I was constantly trying to find answers about life – what life is about. I would read widely whatever books or articles that I came across. My sister had a copy of a Good News Bible and one day I just took it and started reading hoping to find solace and answers to my soul’s longing about life. I believe it was by divine guidance that I turned to the book of Proverbs. It fascinated me. This book was written thousands of years ago yet it spoke to me. I kept on reading and found comfort. This was then followed by the Psalms. The Psalms spoke to me about the whole range of issues that I felt. Occasionally I would receive Christian tracts about the good news of the love of Christ and at the end of these tracts, there would be a challenge to surrender our lives to Christ. My heart became warmer and warmer for Christ to the point that I was ready to surrender my life to Him. One night when I was in Upper Six, following the tract, I said the sinner’s prayer and asked Jesus to be my Lord and Saviour. I did not tell my classmates about it and went on with life as usual.


Finishing high school, I got good results from my HSC exams which enabled me to enter varsity. I had a problem. How could I finance my studies? My father was a bus conductor and it was impossible for him to finance me. Because of my feud with my mother, I resolved to go to the furthest varsity from home. My first to third choices for varsity courses was to Science University Malaysia, the furthest varsity from my home. Home brought unpleasantness in my heart so I thought I would only come back on semester breaks and no other time. I wanted to be a teacher very much and I prayed to the Lord to enable me to do an education course. Most of my classmates, when asked what their ambitions were would state doctors, engineers, accountants, etc. I was the odd one, I wanted to be a teacher.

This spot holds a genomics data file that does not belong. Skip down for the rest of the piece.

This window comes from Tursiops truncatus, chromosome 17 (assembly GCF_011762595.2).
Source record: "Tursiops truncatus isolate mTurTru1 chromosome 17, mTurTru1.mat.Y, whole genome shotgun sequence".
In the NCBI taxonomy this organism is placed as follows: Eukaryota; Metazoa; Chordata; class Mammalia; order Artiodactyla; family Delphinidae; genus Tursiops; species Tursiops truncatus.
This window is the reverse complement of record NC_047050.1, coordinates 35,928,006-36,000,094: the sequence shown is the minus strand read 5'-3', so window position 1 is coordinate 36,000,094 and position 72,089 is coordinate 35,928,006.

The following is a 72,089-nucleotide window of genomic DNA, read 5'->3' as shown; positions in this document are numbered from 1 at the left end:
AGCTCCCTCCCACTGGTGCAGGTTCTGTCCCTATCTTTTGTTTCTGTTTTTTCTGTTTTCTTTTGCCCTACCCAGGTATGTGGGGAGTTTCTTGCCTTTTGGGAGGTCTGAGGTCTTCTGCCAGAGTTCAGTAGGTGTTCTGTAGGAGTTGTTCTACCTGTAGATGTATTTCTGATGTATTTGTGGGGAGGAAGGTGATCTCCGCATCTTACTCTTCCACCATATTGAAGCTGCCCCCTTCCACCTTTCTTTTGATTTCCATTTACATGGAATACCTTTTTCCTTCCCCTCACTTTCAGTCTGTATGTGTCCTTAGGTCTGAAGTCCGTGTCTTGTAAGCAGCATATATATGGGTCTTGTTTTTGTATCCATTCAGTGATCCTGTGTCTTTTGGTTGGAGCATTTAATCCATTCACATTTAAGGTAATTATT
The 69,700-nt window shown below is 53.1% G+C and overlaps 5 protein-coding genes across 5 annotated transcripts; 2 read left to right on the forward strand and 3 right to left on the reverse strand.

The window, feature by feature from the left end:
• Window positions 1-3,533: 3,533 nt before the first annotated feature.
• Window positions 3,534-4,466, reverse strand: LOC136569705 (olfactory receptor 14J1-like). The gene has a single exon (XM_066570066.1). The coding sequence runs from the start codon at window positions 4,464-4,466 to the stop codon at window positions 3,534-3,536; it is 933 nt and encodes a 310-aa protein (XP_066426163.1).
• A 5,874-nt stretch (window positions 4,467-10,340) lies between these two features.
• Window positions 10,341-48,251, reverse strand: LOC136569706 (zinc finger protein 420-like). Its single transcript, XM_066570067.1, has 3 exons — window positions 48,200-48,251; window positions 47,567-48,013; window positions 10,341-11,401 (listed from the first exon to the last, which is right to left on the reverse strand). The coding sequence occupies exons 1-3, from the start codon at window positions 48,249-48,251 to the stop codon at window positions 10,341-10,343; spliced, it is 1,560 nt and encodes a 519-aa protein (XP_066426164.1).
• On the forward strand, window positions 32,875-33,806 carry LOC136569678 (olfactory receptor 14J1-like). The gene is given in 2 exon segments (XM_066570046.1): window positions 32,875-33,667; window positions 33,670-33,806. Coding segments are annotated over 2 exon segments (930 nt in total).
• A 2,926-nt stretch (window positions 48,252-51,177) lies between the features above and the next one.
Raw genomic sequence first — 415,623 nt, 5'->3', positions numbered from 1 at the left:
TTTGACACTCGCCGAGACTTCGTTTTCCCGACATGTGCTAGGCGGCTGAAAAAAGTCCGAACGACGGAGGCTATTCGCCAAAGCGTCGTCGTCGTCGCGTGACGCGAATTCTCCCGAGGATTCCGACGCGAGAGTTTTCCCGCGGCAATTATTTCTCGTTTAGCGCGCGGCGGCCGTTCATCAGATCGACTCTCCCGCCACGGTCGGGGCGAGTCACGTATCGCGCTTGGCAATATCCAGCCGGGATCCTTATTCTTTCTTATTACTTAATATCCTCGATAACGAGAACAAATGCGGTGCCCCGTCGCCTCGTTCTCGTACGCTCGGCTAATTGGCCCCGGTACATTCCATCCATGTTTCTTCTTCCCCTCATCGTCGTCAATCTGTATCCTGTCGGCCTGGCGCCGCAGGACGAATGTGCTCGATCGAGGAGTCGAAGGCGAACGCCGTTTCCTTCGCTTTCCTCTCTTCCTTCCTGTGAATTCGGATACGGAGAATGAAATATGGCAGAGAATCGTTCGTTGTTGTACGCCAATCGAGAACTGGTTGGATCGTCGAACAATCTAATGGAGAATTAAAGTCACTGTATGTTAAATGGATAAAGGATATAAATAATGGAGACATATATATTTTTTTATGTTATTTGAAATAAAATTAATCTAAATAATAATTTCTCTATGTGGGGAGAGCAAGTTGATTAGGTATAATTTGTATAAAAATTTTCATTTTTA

When the result for the courses which we were emplaced was out I was given pure science whereas I wanted Science with Education. Anyway, I took the step of faith to enroll in the university and at the same time applied for a scholarship. While there I was invited to join the Navigators for the discipleship training program. For the second time, I said the sinner’s prayer and surrendered my life to Christ. It was through the discipleship program that I grew in the Word of God. I have been truly blessed by the Navigators whose programs had set my spiritual life on a firm footing.

When I accepted Christ this second time, I went home for the varsity break to inform my parents that I wanted to be baptised. Mum reacted very badly although I had already told my family that I had accepted the Lord the last time I came back from campus. Mum broke down and cried as if she was losing a child. Nevertheless, I went ahead with my baptism. Later I realised that as a Christian I needed to reconcile with her. I remembered that once my father told me that mum wanted me to forget those difficult years that we had and perhaps it was her way to say sorry to me through my father.


One of my first reactions after receiving Jesus as Lord and Saviour was the sense of liberation from a wounded heart seeking love and acceptance. To know that Christ loves me and died for me on the cross liberated me from my quest. The scriptures kept on reminding me of this fact and when it finally sank in, I found my identity in Him. The Holy Spirit also removed from me the fear of evil spirits and superstition. It is the amazing grace of God that had set me free from these bondages.